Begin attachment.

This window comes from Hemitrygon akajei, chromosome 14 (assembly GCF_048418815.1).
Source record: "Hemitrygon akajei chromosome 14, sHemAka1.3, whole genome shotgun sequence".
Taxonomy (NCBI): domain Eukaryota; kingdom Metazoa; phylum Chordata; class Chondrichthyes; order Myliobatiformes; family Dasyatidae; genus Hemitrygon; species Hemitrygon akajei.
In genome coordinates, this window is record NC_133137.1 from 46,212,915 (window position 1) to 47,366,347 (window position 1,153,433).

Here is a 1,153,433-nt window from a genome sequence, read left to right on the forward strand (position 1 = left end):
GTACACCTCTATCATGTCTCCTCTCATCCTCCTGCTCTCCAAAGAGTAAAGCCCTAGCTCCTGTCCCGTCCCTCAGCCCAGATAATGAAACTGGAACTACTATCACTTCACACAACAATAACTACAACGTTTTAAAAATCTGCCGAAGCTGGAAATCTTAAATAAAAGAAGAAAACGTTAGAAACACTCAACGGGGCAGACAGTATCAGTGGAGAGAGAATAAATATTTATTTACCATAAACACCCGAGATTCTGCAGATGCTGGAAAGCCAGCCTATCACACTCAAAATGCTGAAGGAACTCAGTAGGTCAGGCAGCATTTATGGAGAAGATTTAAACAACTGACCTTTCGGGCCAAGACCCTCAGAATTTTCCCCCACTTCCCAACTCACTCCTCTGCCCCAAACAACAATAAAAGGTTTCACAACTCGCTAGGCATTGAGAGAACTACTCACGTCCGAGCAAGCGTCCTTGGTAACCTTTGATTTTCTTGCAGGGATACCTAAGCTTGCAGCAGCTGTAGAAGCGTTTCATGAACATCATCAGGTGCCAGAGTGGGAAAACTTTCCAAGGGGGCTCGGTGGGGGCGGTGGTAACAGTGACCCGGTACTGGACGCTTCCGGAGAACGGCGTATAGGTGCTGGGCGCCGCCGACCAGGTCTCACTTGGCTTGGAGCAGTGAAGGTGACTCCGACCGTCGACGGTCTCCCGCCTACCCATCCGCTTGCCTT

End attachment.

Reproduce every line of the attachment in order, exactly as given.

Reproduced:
This window comes from Hemitrygon akajei, chromosome 14 (assembly GCF_048418815.1).
Source record: "Hemitrygon akajei chromosome 14, sHemAka1.3, whole genome shotgun sequence".
Taxonomy (NCBI): domain Eukaryota; kingdom Metazoa; phylum Chordata; class Chondrichthyes; order Myliobatiformes; family Dasyatidae; genus Hemitrygon; species Hemitrygon akajei.
In genome coordinates, this window is record NC_133137.1 from 46,212,915 (window position 1) to 47,366,347 (window position 1,153,433).

Here is a 1,153,433-nt window from a genome sequence, read left to right on the forward strand (position 1 = left end):
GTACACCTCTATCATGTCTCCTCTCATCCTCCTGCTCTCCAAAGAGTAAAGCCCTAGCTCCTGTCCCGTCCCTCAGCCCAGATAATGAAACTGGAACTACTATCACTTCACACAACAATAACTACAACGTTTTAAAAATCTGCCGAAGCTGGAAATCTTAAATAAAAGAAGAAAACGTTAGAAACACTCAACGGGGCAGACAGTATCAGTGGAGAGAGAATAAATATTTATTTACCATAAACACCCGAGATTCTGCAGATGCTGGAAAGCCAGCCTATCACACTCAAAATGCTGAAGGAACTCAGTAGGTCAGGCAGCATTTATGGAGAAGATTTAAACAACTGACCTTTCGGGCCAAGACCCTCAGAATTTTCCCCCACTTCCCAACTCACTCCTCTGCCCCAAACAACAATAAAAGGTTTCACAACTCGCTAGGCATTGAGAGAACTACTCACGTCCGAGCAAGCGTCCTTGGTAACCTTTGATTTTCTTGCAGGGATACCTAAGCTTGCAGCAGCTGTAGAAGCGTTTCATGAACATCATCAGGTGCCAGAGTGGGAAAACTTTCCAAGGGGGCTCGGTGGGGGCGGTGGTAACAGTGACCCGGTACTGGACGCTTCCGGAGAACGGCGTATAGGTGCTGGGCGCCGCCGACCAGGTCTCACTTGGCTTGGAGCAGTGAAGGTGACTCCGACCGTCGACGGTCTCCCGCCTACCCATCCGCTTGCCTT